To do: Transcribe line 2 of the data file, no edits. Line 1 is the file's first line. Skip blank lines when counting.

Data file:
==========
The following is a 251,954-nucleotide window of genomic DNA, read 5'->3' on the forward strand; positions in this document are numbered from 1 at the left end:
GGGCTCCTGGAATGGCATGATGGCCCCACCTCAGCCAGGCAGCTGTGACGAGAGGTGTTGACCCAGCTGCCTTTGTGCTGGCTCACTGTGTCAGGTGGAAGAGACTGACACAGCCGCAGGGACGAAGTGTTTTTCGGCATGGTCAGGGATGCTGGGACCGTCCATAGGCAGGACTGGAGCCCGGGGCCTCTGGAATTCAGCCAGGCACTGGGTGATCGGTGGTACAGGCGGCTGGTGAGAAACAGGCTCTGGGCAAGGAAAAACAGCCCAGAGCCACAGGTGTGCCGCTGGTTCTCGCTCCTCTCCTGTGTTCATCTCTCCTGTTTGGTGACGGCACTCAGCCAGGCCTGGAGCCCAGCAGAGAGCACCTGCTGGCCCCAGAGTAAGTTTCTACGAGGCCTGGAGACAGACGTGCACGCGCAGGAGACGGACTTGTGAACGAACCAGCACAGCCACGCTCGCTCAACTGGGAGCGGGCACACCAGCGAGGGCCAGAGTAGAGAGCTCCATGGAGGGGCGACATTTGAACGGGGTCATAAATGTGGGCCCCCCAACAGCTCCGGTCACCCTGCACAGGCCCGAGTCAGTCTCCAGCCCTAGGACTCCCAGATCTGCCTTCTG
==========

GGGCTCCTGGAATGGCATGATGGCCCCACCTCAGCCAGGCAGCTGTGACGAGAGGTGTTGACCCAGCTGCCTTTGTGCTGGCTCACTGTGTCAGGTGGAAGAGACTGACACAGCCGCAGGGACGAAGTGTTTTTCGGCATGGTCAGGGATGCTGGGACCGTCCATAGGCAGGACTGGAGCCCGGGGCCTCTGGAATTCAGCCAGGCACTGGGTGATCGGTGGTACAGGCGGCTGGTGAGAAACAGGCTCTGGGCAAGGAAAAACAGCCCAGAGCCACAGGTGTGCCGCTGGTTCTCGCTCCTCTCCTGTGTTCATCTCTCCTGTTTGGTGACGGCACTCAGCCAGGCCTGGAGCCCAGCAGAGAGCACCTGCTGGCCCCAGAGTAAGTTTCTACGAGGCCTGGAGACAGACGTGCACGCGCAGGAGACGGACTTGTGAACGAACCAGCACAGCCACGCTCGCTCAACTGGGAGCGGGCACACCAGCGAGGGCCAGAGTAGAGAGCTCCATGGAGGGGCGACATTTGAACGGGGTCATAAATGTGGGCCCCCCAACAGCTCCGGTCACCCTGCACAGGCCCGAGTCAGTCTCCAGCCCTAGGACTCCCAGATCTGCCTTCTG